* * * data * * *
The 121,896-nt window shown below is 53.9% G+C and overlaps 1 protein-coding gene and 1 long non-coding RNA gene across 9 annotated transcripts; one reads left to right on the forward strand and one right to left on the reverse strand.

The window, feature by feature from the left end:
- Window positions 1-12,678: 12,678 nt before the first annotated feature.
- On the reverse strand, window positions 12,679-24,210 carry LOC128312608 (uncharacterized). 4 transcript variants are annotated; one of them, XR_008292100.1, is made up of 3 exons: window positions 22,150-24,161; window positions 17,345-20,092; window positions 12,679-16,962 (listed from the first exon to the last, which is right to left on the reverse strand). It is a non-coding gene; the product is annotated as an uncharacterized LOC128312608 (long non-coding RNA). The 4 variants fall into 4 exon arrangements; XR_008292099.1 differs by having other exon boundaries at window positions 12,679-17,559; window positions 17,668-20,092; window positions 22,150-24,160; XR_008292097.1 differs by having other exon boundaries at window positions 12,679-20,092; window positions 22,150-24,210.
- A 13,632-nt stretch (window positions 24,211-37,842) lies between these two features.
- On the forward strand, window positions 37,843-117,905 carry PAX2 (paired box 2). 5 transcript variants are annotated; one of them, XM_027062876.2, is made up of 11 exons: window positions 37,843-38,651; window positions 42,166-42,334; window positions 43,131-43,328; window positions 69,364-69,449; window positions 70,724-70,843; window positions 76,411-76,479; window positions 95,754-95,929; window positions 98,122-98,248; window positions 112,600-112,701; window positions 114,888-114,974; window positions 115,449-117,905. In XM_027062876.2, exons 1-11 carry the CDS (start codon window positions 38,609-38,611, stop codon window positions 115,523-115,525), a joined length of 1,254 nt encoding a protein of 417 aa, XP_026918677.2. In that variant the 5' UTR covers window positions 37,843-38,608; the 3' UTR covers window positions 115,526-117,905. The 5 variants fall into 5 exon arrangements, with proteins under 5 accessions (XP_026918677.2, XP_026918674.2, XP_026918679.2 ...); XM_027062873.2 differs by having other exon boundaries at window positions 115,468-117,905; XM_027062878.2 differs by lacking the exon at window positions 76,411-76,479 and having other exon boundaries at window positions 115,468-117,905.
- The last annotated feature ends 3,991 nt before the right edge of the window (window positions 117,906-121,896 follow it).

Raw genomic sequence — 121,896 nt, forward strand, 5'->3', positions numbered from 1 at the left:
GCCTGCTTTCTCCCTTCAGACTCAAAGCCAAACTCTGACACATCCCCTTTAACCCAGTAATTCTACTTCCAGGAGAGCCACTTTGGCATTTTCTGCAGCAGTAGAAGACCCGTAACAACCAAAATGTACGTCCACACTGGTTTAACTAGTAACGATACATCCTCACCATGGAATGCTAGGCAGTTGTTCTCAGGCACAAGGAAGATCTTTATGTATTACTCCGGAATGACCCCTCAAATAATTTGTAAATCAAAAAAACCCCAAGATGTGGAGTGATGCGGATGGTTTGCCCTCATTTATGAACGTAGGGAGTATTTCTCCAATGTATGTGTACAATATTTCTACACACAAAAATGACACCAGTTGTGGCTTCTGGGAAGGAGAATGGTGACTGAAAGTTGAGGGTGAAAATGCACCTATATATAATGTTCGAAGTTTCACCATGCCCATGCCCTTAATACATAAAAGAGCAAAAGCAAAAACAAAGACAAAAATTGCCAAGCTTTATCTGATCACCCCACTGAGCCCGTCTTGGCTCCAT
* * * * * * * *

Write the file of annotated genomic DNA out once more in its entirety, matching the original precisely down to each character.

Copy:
The 121,896-nt window shown below is 53.9% G+C and overlaps 1 protein-coding gene and 1 long non-coding RNA gene across 9 annotated transcripts; one reads left to right on the forward strand and one right to left on the reverse strand.

The window, feature by feature from the left end:
- Window positions 1-12,678: 12,678 nt before the first annotated feature.
- On the reverse strand, window positions 12,679-24,210 carry LOC128312608 (uncharacterized). 4 transcript variants are annotated; one of them, XR_008292100.1, is made up of 3 exons: window positions 22,150-24,161; window positions 17,345-20,092; window positions 12,679-16,962 (listed from the first exon to the last, which is right to left on the reverse strand). It is a non-coding gene; the product is annotated as an uncharacterized LOC128312608 (long non-coding RNA). The 4 variants fall into 4 exon arrangements; XR_008292099.1 differs by having other exon boundaries at window positions 12,679-17,559; window positions 17,668-20,092; window positions 22,150-24,160; XR_008292097.1 differs by having other exon boundaries at window positions 12,679-20,092; window positions 22,150-24,210.
- A 13,632-nt stretch (window positions 24,211-37,842) lies between these two features.
- On the forward strand, window positions 37,843-117,905 carry PAX2 (paired box 2). 5 transcript variants are annotated; one of them, XM_027062876.2, is made up of 11 exons: window positions 37,843-38,651; window positions 42,166-42,334; window positions 43,131-43,328; window positions 69,364-69,449; window positions 70,724-70,843; window positions 76,411-76,479; window positions 95,754-95,929; window positions 98,122-98,248; window positions 112,600-112,701; window positions 114,888-114,974; window positions 115,449-117,905. In XM_027062876.2, exons 1-11 carry the CDS (start codon window positions 38,609-38,611, stop codon window positions 115,523-115,525), a joined length of 1,254 nt encoding a protein of 417 aa, XP_026918677.2. In that variant the 5' UTR covers window positions 37,843-38,608; the 3' UTR covers window positions 115,526-117,905. The 5 variants fall into 5 exon arrangements, with proteins under 5 accessions (XP_026918677.2, XP_026918674.2, XP_026918679.2 ...); XM_027062873.2 differs by having other exon boundaries at window positions 115,468-117,905; XM_027062878.2 differs by lacking the exon at window positions 76,411-76,479 and having other exon boundaries at window positions 115,468-117,905.
- The last annotated feature ends 3,991 nt before the right edge of the window (window positions 117,906-121,896 follow it).

Raw genomic sequence — 121,896 nt, forward strand, 5'->3', positions numbered from 1 at the left:
GCCTGCTTTCTCCCTTCAGACTCAAAGCCAAACTCTGACACATCCCCTTTAACCCAGTAATTCTACTTCCAGGAGAGCCACTTTGGCATTTTCTGCAGCAGTAGAAGACCCGTAACAACCAAAATGTACGTCCACACTGGTTTAACTAGTAACGATACATCCTCACCATGGAATGCTAGGCAGTTGTTCTCAGGCACAAGGAAGATCTTTATGTATTACTCCGGAATGACCCCTCAAATAATTTGTAAATCAAAAAAACCCCAAGATGTGGAGTGATGCGGATGGTTTGCCCTCATTTATGAACGTAGGGAGTATTTCTCCAATGTATGTGTACAATATTTCTACACACAAAAATGACACCAGTTGTGGCTTCTGGGAAGGAGAATGGTGACTGAAAGTTGAGGGTGAAAATGCACCTATATATAATGTTCGAAGTTTCACCATGCCCATGCCCTTAATACATAAAAGAGCAAAAGCAAAAACAAAGACAAAAATTGCCAAGCTTTATCTGATCACCCCACTGAGCCCGTCTTGGCTCCAT